Murray McCully offers Britain help with looming Brexit trade negotiations

Foreign Minister Murray McCully has offered Britain any help New Zealand can give to assist its post-Brexit negotiations - and isn't ruling out giving them the use of our top trade negotiators.

He also floated the possibility of Britain choosing to rapidly sign a "symbolic" free trade agreement with New Zealand.

"We had a discussion with the [British] High Commissioner on Monday, and we've simply made an offer that we as a country that is a long standing friend ... stands ready to be useful in any way we can be," Mr McCully said.

"I'm not going to try and forecast what requests they might make, I'm simply saying that they will be looking to put in place a whole new series of relationships and arrangements to replace the EU relationships they have.

"They might for example see the benefit in a quick FTA with New Zealand to have a symbolic and demonstration effect - those are the sorts of areas that we are talking about."

Mr McCully said his discussions with the British High Commissioner may have led to a report in The Telegraph that New Zealand had offered to loan staff to the UK, which has few trade negotiators of its own.

Asked by the Herald for comment on that report, Trade Minister Todd McClay - who is in Chile - this morning said that offers of loaning staff "are not currently on the table given the range of trade negotiation commitments New Zealand is currently managing".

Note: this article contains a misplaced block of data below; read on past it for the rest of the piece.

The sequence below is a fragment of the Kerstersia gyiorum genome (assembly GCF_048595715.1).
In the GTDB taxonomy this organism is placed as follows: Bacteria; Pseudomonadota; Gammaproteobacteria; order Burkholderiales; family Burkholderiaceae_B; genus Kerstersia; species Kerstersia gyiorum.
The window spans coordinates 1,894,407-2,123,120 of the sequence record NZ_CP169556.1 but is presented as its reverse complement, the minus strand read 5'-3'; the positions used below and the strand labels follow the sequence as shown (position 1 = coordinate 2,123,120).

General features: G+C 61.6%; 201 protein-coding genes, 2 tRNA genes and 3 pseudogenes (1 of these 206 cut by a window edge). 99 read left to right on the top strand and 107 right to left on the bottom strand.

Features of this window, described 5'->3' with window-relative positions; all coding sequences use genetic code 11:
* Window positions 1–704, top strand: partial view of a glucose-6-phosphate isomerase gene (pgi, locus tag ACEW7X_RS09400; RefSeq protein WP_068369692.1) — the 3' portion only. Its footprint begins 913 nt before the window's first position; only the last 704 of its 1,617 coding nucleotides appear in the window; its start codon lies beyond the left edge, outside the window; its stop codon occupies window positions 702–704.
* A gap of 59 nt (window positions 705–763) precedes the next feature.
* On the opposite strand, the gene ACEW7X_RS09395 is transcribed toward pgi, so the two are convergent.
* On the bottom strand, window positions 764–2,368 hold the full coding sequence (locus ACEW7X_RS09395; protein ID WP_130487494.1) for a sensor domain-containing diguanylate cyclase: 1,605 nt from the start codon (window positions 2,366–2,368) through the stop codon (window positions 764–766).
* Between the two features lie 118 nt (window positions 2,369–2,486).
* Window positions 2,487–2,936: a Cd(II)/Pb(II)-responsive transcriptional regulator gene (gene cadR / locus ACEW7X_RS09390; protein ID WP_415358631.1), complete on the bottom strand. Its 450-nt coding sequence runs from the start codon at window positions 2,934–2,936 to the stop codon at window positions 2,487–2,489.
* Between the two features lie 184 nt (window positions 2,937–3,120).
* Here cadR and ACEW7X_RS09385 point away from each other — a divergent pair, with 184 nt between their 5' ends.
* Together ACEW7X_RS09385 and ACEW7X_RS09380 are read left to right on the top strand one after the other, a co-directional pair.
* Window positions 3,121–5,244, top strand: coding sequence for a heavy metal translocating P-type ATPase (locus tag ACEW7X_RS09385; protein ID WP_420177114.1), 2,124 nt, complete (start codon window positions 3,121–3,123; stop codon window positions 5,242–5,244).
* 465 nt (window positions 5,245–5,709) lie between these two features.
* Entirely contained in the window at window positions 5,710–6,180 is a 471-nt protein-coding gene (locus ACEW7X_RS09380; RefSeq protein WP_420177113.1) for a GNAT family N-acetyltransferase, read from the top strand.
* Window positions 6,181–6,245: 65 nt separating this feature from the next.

Mr McCully said his position did not contradict that stance.

"We are simply saying to the UK, 'you have got a large job of work ahead of you, tell us what we can do to be helpful'.

"[Loaning negotiators] is something that we will wait and see. I'm not going to try and help the UK what their needs are ... we will obviously look at what they ask us for and whether we have it."

Lord Price, the British minister for trade and investment, has said that the British Government has around 40 trade negotiators, compared with the 550 employed by the EU. Whitehall has outsourced trade powers to Brussels for 43 years, meaning that the number of negotiators employed by Government has dwindled.

Sajid Javid, the British secretary of state for the Department for Business, Innovation and Skills, said Whitehall would increase the number of negotiators it had available over time.

He said: "That process has already begun, and I'm very confident that we can get the right resources in place so we can take advantage of those opportunities that have been created."

- with Daily Telegraph

- NZ Herald

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